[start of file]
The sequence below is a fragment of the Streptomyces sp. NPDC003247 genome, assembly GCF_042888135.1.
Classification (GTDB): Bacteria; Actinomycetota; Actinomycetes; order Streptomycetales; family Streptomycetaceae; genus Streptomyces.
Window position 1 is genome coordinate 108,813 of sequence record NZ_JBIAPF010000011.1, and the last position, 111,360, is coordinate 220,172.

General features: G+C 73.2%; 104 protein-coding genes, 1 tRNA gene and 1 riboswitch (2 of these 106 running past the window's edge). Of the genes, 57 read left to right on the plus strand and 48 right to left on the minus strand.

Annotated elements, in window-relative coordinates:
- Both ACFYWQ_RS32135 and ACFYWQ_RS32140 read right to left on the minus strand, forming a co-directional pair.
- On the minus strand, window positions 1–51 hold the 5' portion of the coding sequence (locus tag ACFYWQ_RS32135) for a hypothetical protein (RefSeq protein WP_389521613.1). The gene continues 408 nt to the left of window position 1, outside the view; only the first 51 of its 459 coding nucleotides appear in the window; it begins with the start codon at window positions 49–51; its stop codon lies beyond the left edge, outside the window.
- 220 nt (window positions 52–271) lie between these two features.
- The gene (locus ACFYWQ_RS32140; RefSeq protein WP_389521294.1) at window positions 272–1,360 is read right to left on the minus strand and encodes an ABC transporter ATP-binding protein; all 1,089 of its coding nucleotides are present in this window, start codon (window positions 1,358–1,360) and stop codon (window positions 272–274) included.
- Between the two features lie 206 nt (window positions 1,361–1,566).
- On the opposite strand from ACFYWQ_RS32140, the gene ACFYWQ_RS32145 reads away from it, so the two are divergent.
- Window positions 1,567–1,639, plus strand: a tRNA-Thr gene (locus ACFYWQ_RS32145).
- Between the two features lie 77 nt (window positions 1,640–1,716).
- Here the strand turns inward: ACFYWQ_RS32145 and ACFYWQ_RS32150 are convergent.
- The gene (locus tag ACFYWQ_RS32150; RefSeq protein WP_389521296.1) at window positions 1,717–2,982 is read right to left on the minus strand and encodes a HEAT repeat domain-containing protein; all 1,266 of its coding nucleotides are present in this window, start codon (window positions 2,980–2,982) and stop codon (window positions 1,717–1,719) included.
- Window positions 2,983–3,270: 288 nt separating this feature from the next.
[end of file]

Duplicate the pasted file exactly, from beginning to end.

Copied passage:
The sequence below is a fragment of the Streptomyces sp. NPDC003247 genome, assembly GCF_042888135.1.
Classification (GTDB): Bacteria; Actinomycetota; Actinomycetes; order Streptomycetales; family Streptomycetaceae; genus Streptomyces.
Window position 1 is genome coordinate 108,813 of sequence record NZ_JBIAPF010000011.1, and the last position, 111,360, is coordinate 220,172.

General features: G+C 73.2%; 104 protein-coding genes, 1 tRNA gene and 1 riboswitch (2 of these 106 running past the window's edge). Of the genes, 57 read left to right on the plus strand and 48 right to left on the minus strand.

Annotated elements, in window-relative coordinates:
- Both ACFYWQ_RS32135 and ACFYWQ_RS32140 read right to left on the minus strand, forming a co-directional pair.
- On the minus strand, window positions 1–51 hold the 5' portion of the coding sequence (locus tag ACFYWQ_RS32135) for a hypothetical protein (RefSeq protein WP_389521613.1). The gene continues 408 nt to the left of window position 1, outside the view; only the first 51 of its 459 coding nucleotides appear in the window; it begins with the start codon at window positions 49–51; its stop codon lies beyond the left edge, outside the window.
- 220 nt (window positions 52–271) lie between these two features.
- The gene (locus ACFYWQ_RS32140; RefSeq protein WP_389521294.1) at window positions 272–1,360 is read right to left on the minus strand and encodes an ABC transporter ATP-binding protein; all 1,089 of its coding nucleotides are present in this window, start codon (window positions 1,358–1,360) and stop codon (window positions 272–274) included.
- Between the two features lie 206 nt (window positions 1,361–1,566).
- On the opposite strand from ACFYWQ_RS32140, the gene ACFYWQ_RS32145 reads away from it, so the two are divergent.
- Window positions 1,567–1,639, plus strand: a tRNA-Thr gene (locus ACFYWQ_RS32145).
- Between the two features lie 77 nt (window positions 1,640–1,716).
- Here the strand turns inward: ACFYWQ_RS32145 and ACFYWQ_RS32150 are convergent.
- The gene (locus tag ACFYWQ_RS32150; RefSeq protein WP_389521296.1) at window positions 1,717–2,982 is read right to left on the minus strand and encodes a HEAT repeat domain-containing protein; all 1,266 of its coding nucleotides are present in this window, start codon (window positions 2,980–2,982) and stop codon (window positions 1,717–1,719) included.
- Window positions 2,983–3,270: 288 nt separating this feature from the next.